Boxing: Bob Arum’s Lawsuit against Al Haymon Gets Knocked Down

By Joseph Santoliquito Oct 22, 2015
From an outside layman’s perspective, it seemed a desperate grasp when Top Rank’s Bob Arum filed a $100-million lawsuit against boxing powerbroker Al Haymon in U.S. District Court in Los Angeles in July.

Judge John H. Walter’s ruling on Friday seems to support that conjecture, when he dismissed Arum’s suit against Haymon and co-defendant Waddell & Reed, the Kansas City-based investment group that has bankrolled Haymon with $400 million to support his Premier Boxing Champions, although he did allow Arum to amend his complaint with respect to Haymon.

In Walter’s ruling, he concluded that “Top Rank has not adequately alleged injury to itself, which is not only an element of antitrust injury, but also of Article III standing. As discussed, Top Rank alleges that the Haymon Defendants engage in unlawful conduct in the form of exclusionary ‘tie out’ contracts, the use of ‘sham’ promoters, predatory ‘payola practices,’ and venue blocking.

“However, as the Haymon Defendants point out, Top Rank has failed to allege how it has been injured by the alleged conduct. Indeed, it has not identified a single bout that it has attempted to promote but was precluded from promoting by the Haymon Defendants, a single venue from which it has been blocked, or a single network that has refused to broadcast a fight promoted by Top Rank.

“Top Rank correctly argues that competitors who are ‘frozen out’ of a market by an antitrust violation have suffered antitrust injury and possess antitrust standing. However, Top Rank has failed to allege any facts demonstrating that it has actually been ‘frozen out’ by any of the Haymon Defendants’ conduct.”

Arum’s contention was that Haymon’s PBC series, which purchased time on CBS, NBC, Spike TV and ESPN, violated federal antitrust laws, in addition to the federal Muhammad Ali Boxing Reform Act, which makes it illegal to act as both a manager and a promoter.

Top Rank has the opportunity to file an amended complaint against Haymon by Oct. 30. Top Rank reportedly said that it would. The suit against Waddell & Reed has been completely dismissed (“the Court denies leave to amend as to the Waddell Defendants,” it stated in the 24-page ruling obtained by What Top Rank failed to allege in the suit was that damages were done against the Las Vegas-based promotional company.

It is a victory for Haymon, who manages over 200 fighters. The ruling not only KO’d Arum, but Haymon’s legal team of Barry Burke and Norm Simon, of Kramer, Levin, Naftalis and Frankel, along with Howard Weitzman, toppled Arum’s legal heavyweight, Daniel Petrocelli, who represented Ronald Goldman’s family in the wrongful death suit against O.J. Simpson.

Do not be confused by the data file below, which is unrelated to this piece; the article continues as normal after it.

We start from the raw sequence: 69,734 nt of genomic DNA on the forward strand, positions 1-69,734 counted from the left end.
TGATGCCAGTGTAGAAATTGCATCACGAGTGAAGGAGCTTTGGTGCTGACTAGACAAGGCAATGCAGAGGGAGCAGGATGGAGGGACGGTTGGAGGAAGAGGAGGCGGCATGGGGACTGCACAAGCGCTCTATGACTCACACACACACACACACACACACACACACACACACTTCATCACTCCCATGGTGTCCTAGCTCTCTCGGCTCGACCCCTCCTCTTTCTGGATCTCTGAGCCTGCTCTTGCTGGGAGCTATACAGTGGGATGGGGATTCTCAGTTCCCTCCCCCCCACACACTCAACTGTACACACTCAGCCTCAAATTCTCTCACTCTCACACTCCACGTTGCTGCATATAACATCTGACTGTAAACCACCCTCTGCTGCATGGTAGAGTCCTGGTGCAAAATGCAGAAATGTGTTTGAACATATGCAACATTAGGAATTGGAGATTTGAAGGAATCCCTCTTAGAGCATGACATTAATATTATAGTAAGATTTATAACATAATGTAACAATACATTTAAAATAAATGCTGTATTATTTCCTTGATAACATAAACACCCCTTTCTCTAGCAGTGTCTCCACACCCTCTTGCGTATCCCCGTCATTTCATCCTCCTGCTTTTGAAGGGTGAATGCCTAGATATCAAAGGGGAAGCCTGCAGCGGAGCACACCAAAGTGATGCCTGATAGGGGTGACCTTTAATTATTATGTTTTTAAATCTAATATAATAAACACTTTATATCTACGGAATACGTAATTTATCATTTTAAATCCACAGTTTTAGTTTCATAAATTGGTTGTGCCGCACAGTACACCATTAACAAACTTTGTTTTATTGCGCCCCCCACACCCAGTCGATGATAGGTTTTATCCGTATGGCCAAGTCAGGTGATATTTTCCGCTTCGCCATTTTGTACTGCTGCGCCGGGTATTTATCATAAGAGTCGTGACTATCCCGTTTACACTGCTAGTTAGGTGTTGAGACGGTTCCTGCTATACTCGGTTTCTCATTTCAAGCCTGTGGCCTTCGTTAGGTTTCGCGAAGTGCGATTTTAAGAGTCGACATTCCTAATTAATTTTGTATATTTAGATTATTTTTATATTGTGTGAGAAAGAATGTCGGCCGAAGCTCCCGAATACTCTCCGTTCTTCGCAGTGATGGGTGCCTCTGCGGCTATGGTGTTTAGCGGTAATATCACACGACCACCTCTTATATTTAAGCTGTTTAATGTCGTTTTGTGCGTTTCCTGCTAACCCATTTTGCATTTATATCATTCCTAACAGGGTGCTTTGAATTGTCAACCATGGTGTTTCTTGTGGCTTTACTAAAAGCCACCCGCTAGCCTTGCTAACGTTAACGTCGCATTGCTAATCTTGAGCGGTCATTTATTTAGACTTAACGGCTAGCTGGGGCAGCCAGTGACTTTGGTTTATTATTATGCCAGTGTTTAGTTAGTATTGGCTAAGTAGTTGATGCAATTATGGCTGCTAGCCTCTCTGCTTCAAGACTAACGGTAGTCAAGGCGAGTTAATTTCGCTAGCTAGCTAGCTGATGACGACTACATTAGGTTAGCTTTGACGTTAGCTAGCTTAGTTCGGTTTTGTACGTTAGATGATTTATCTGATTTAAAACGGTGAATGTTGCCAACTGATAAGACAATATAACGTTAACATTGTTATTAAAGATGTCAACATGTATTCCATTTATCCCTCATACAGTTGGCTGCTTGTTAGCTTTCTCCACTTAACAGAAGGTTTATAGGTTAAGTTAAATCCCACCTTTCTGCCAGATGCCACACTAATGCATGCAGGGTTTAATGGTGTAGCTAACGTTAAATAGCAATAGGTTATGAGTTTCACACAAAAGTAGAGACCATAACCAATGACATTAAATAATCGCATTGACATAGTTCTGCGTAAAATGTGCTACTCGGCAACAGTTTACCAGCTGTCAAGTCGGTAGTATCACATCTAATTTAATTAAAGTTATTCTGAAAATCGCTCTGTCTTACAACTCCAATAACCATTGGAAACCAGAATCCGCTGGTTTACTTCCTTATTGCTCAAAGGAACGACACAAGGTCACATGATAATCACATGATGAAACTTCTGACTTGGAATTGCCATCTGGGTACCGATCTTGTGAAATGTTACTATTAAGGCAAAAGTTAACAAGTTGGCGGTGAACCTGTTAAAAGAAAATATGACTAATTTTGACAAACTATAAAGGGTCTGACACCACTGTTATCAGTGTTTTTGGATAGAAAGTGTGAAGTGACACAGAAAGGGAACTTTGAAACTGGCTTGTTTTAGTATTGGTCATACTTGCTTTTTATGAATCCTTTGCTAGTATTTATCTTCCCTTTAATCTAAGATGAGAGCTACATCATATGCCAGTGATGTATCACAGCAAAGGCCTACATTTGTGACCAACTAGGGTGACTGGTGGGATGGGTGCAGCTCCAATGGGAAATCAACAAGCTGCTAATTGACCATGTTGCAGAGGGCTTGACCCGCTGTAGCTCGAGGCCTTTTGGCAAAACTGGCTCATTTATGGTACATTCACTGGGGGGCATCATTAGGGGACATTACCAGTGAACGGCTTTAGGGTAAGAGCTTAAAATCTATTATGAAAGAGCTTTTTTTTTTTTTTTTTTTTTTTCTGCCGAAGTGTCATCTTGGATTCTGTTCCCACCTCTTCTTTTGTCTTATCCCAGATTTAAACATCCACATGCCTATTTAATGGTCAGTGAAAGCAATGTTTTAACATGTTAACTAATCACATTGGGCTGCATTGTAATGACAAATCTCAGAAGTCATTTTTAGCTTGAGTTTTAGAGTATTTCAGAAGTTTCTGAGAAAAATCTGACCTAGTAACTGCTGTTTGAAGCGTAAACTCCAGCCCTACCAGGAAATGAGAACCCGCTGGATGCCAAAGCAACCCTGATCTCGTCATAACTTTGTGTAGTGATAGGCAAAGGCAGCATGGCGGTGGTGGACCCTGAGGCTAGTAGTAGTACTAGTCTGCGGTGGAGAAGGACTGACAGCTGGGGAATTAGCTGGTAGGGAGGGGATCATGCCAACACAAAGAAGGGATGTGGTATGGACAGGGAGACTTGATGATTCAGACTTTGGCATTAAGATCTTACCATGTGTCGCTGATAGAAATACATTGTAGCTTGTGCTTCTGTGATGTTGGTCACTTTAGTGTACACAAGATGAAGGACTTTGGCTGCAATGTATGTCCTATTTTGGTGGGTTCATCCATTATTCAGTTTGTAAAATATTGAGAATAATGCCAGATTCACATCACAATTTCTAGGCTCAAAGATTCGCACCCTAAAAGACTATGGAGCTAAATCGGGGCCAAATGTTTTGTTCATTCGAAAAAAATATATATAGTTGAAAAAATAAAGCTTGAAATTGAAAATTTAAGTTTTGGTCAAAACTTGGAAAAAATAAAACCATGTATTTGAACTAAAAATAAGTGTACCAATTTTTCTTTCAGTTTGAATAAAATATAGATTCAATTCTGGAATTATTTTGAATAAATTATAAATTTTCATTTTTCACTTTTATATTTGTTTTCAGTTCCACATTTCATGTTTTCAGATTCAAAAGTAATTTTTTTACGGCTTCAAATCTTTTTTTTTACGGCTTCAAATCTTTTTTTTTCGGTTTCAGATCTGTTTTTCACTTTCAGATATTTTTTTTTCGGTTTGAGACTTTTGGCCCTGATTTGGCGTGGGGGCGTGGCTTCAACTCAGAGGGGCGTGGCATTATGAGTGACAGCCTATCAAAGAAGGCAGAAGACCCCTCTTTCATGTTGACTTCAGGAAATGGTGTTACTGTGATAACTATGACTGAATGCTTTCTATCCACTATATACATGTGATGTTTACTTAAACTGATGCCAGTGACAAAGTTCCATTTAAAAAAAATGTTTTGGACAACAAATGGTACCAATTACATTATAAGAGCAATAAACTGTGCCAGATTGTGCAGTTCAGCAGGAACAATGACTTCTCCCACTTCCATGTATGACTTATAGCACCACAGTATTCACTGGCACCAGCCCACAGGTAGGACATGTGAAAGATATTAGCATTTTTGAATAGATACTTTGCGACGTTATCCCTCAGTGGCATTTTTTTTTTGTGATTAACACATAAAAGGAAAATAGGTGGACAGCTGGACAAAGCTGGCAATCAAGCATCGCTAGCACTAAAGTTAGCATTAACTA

According to what Petrocelli wrote in the complaint, “Haymon and his co-conspirators will stop at nothing to obtain their unlawful design: total control over all aspects of the boxing management business and the boxing promotion business.”

Walter was not buying it; and though Haymon’s stable includes current and past world champions Floyd Mayweather Jr., Adonis Stevenson, Anthony Dirrell, Peter Quillin, Shawn Porter, Amir Khan and Adrien Broner, the complaint never stated exactly how many of Haymon’s 200-plus fighters are of championship caliber, nor was it able to prove the assertion that Haymon controls 50 percent of the boxing market.

In the original complaint, Petrocelli wrote: “Armed with nearly half a billion dollars from a Kansas City-based investment fund, Haymon and defendant Waddell & Reed are ‘making a play to take over boxing -- law, fair competition and fighters rights be damned.’ But just as there are rules inside the ring, there are extensive regulations outside of it to ensure fair competition. … With the financial backing, complicity and material assistance of Waddell & Reed and other financiers, Haymon is rigging the boxing industry so they can act as manager, promoter, sponsor, and ticket broker for nearly every major professional boxer competing in the United States, all in violation of the Muhammad Ali Boxing Reform Act, the Sherman Act and a host of other state and federal laws.”

In Walter’s interpretation, the complaint was “short on factual detail and clarity. Without any additional factual allegations, the court cannot determine whether Top Rank has alleged an injury-in-fact, let alone whether that injury flows from that which makes the conduct unlawful.”

Or as Angel Garcia, Danny Garcia’s outspoken father and trainer, said, “All Al Haymon does is take care of his fighters and that scares the [expletive] out of the other guys. They tried to accuse Haymon of the same stuff that every boxing promoter has been doing the last 50 years -- and they failed.”

Joseph Santoliquito is the president of the Boxing Writer's Association of America and a frequent contributor to's mixed martial arts and boxing coverage. His archive can be found here.


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